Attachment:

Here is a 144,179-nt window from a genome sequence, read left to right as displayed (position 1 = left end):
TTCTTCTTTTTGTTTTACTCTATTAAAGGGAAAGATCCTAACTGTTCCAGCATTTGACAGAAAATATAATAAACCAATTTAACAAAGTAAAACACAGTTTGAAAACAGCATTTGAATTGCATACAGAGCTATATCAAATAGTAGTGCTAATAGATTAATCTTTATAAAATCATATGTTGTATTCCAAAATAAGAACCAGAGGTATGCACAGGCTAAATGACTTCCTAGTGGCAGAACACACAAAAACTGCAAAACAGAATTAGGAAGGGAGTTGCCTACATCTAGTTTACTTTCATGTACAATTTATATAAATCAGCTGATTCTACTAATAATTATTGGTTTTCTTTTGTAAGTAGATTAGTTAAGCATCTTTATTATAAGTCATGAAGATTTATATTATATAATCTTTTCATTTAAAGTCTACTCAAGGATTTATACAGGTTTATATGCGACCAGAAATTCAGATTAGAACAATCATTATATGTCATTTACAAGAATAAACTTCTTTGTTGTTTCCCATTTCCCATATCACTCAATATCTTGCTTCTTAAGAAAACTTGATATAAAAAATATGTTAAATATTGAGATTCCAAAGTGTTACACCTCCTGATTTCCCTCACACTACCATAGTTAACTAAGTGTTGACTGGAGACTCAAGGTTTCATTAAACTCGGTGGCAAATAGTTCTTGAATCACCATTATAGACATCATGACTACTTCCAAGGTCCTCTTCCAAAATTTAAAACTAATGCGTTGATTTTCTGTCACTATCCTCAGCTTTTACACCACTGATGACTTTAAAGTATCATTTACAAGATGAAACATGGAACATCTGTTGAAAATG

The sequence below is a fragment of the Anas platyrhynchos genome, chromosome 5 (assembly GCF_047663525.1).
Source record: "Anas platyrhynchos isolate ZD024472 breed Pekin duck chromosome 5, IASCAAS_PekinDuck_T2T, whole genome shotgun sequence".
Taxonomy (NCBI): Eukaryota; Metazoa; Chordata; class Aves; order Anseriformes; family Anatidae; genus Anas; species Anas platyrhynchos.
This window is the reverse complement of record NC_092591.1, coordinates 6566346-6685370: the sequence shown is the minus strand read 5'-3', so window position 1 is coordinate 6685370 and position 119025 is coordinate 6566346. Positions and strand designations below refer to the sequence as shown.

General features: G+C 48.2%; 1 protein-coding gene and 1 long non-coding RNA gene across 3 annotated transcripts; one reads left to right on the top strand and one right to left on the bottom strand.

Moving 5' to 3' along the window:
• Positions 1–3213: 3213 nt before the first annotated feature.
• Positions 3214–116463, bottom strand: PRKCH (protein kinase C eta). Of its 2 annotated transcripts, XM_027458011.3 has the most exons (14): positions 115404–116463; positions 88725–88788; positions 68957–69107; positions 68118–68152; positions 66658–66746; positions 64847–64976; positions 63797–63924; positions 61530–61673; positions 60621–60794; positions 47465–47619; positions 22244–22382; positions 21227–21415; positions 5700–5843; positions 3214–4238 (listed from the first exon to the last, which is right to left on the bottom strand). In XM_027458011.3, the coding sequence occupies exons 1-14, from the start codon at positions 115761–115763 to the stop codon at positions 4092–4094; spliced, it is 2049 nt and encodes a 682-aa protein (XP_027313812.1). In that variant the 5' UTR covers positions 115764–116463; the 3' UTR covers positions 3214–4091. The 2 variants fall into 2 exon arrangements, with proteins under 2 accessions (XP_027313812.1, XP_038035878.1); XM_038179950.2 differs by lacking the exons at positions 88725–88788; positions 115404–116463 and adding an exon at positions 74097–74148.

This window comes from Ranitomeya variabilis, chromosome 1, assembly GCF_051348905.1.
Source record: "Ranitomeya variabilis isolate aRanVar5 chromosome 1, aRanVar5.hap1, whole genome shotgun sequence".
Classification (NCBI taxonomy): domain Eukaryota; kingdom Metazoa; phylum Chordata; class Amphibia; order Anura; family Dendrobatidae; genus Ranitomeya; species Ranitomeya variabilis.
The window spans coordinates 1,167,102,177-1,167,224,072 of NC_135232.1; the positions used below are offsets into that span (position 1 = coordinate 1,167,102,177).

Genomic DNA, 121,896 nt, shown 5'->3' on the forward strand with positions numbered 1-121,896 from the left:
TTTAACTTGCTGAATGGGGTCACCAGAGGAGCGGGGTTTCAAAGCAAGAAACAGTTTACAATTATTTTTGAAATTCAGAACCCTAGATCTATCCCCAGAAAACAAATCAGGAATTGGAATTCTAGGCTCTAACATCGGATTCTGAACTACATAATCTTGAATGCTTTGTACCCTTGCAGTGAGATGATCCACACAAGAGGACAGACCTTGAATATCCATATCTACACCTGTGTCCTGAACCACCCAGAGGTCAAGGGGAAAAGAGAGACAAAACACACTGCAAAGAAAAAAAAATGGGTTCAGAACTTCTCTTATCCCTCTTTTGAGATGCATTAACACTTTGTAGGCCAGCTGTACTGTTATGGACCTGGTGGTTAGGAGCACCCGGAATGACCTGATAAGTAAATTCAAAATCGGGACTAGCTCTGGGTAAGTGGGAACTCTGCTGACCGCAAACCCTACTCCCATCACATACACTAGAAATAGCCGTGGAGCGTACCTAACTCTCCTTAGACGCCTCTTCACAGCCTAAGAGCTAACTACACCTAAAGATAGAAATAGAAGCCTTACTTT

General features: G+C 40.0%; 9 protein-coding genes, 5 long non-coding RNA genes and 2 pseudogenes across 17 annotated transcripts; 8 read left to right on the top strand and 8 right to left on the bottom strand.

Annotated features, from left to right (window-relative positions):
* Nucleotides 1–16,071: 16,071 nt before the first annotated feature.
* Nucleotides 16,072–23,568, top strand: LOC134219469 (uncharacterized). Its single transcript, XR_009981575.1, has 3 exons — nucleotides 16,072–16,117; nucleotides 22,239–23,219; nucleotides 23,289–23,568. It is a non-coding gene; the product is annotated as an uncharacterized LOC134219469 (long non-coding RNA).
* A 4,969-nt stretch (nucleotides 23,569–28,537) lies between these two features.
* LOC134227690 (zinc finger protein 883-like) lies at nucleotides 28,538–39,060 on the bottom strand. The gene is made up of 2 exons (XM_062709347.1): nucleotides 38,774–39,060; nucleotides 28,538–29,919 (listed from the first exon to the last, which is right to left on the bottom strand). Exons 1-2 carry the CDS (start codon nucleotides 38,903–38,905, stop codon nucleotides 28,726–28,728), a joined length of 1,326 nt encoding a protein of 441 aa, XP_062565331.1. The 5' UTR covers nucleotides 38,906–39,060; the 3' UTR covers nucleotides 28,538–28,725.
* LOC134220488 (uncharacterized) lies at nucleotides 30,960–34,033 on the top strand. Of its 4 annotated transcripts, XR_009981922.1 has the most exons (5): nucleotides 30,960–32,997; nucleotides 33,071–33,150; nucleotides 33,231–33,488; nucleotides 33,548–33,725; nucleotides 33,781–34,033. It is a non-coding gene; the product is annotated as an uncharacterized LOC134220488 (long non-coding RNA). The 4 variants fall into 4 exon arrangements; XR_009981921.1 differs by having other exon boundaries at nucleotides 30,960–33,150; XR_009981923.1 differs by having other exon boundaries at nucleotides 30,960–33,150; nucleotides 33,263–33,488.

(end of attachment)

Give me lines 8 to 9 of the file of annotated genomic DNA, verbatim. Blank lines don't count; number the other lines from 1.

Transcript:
Moving 5' to 3' along the window:
• Positions 1–3213: 3213 nt before the first annotated feature.